Hill Union Station
About Hill Union Station
The Depot building as it stands, is in better than new condition. It now has been rewired, plumbed, has a sprinkler system, all new bathroom fixtures, new period lighting fixtures, along with heating and cooling systems! All of the base marble and the bathroom marble dividers have been replaced. The building was also 100% plastered. All this work was done because of previous neglect, and destruction. Five original window frames were bought back from the Columbia Flea Market after stumbling across them on an online classified ad while researching the station. They were purchased, re-glazed, with period glass, as was all interior glass. The building is now ready for its next 100 years!
The Depot “Union Station” was officially opened on November 13th 1903. The first train headed to Mt. Pleasant @ 1:00 p.m.
Many notable people passed through the Depot, including President William Howard Taft, General John Pershing, Buffalo Bill, evangelist Billy Sunday, and Williams Jennings Bryan, a Nebraska congressman, and three time Presidential candidate.
The Depot was used for passenger travel up until December 1966, Freight was moved on the lines until 1982.
The Depot was then first sold into private hands in 1986. It was later transferred to a couple of the other owners, with attempts at the Monumental task of Restoration.
The Depot played a tremendous role in bringing economic growth to Columbia; perhaps it can help bring people back to Columbia to see the importance of “Preserving the Past”!
Hill Union Station Timeline
The Depot was used for passenger travel up until December 1966. For more detailed information view the news article The Columbia Depot Was Once Center of Activity.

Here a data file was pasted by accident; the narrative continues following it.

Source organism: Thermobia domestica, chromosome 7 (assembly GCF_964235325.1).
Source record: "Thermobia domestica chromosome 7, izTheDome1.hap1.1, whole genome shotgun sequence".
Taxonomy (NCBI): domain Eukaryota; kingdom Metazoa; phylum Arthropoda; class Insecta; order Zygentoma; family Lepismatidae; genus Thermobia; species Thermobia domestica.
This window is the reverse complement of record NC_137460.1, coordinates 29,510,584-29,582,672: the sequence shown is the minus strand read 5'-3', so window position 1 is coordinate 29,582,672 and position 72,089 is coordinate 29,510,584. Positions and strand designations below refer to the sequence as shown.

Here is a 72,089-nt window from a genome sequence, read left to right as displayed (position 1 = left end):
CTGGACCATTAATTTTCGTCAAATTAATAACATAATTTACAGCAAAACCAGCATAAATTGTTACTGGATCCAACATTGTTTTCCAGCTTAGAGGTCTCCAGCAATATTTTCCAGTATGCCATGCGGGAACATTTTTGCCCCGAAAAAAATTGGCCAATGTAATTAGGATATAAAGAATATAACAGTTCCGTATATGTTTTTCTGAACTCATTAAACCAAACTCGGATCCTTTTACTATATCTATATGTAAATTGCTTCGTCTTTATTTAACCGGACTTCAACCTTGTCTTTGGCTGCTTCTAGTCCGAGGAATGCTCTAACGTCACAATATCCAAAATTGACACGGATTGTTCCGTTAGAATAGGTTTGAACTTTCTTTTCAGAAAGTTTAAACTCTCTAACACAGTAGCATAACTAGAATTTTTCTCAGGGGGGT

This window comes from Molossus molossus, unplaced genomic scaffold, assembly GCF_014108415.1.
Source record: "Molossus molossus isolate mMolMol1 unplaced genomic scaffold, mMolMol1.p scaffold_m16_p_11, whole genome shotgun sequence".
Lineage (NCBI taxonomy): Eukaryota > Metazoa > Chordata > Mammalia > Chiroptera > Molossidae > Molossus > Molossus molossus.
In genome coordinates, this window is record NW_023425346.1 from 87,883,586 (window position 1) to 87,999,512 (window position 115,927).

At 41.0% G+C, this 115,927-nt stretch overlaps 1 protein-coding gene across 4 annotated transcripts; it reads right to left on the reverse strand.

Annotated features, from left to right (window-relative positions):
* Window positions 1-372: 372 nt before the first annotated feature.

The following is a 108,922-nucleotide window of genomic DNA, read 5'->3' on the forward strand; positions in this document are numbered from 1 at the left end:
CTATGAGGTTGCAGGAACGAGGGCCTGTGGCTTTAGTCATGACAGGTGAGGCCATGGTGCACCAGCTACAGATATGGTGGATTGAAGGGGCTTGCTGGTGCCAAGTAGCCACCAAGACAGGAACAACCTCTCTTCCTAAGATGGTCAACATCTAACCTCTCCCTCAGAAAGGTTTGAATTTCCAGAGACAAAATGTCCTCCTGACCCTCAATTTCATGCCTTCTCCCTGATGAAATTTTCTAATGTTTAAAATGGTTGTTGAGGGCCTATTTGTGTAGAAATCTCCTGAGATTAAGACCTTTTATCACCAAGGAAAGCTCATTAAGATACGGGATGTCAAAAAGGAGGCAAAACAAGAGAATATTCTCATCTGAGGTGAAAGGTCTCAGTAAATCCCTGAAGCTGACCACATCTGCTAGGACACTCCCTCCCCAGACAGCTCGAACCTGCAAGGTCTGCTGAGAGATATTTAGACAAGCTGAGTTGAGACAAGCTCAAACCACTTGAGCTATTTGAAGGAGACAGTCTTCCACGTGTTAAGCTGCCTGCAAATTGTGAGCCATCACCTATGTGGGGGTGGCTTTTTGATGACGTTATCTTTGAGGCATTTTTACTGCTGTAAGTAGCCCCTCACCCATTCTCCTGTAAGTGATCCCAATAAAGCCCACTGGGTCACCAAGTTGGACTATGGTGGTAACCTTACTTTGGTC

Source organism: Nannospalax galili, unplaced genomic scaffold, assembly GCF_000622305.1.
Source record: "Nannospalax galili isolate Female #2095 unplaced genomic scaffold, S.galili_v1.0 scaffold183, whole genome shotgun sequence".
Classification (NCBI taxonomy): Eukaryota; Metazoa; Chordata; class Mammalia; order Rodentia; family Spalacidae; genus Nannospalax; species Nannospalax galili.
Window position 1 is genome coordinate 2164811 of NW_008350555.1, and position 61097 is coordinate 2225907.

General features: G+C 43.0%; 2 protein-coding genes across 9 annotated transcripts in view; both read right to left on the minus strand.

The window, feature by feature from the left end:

David and Debra Hill open the building to public viewing during a Christmas historic home tour in Columbia, TN. The tour helped raise funds towards restoration of the Atheneum, another historical landmark in Columbia. This is the second time the union station was opened up to visitors after renovations started. Seen on Scene: Historic Home Tour, Columbia Depot
On Monday, July 22, 2019 the City of Columbia held a Historical Marker Dedication Ceremony to recognize the Union Station Train Depot.
The text on the marker covers the front and back and reads:
“Columbia’s Union Station Train Depot was built in 1902 by the Louisville & Nashville Railroad and opened in November 1903. Designed in a vernacular Romanesque style, it is one of the city’s most imposing landmarks. The two-story brick and stone structure was built with a highly decorated interior that featured paneled oak wainscoting, molded chair rails, paneled beam ceilings embellished with plaster rosettes, ornamental window surrounds, decorative tile floors with Greek key borders, and marble baseboards. This, Columbia’s third depot, was built at a cost of $200,000. In the early 20th century during its heyday, the Union Station Train Depot was the center of passenger travel as well as freight and mail shipping. It serviced both steam and diesel-powered locomotives. It was the embarkation point for soldiers heading to war, and visitors included President William Howard Taft, General John Pershing, and Buffalo Bill. The last passenger train left Columbia’s Union Station on December 7, 1954. The depot was sold by the railroad in 1986 into private ownership.”
The Daily Herald features an article describing the event, to read more from that go to: Marker honors historic Union Station Train Depot
The City of Columbia’s Tourism and Marketing Director, Kellye Murphy, created a commemorative poster attendees of the event where able to take with them, click below to see a digital version.
HillHistoricProperties.com exists to showcase the rich architecture and history in Columbia, Tennessee through highlighting properties owned by David and Debra Hill. Each property has gone through extensive preservation and restoration to become timeless landmarks of the community. Mr. and Mrs. Hill were presented with the Association of the Preservation of Tennessee Antiques (APTA) Virginia Alexander Volunteer of the Year Award in 2019 for their historic preservation efforts in Maury County.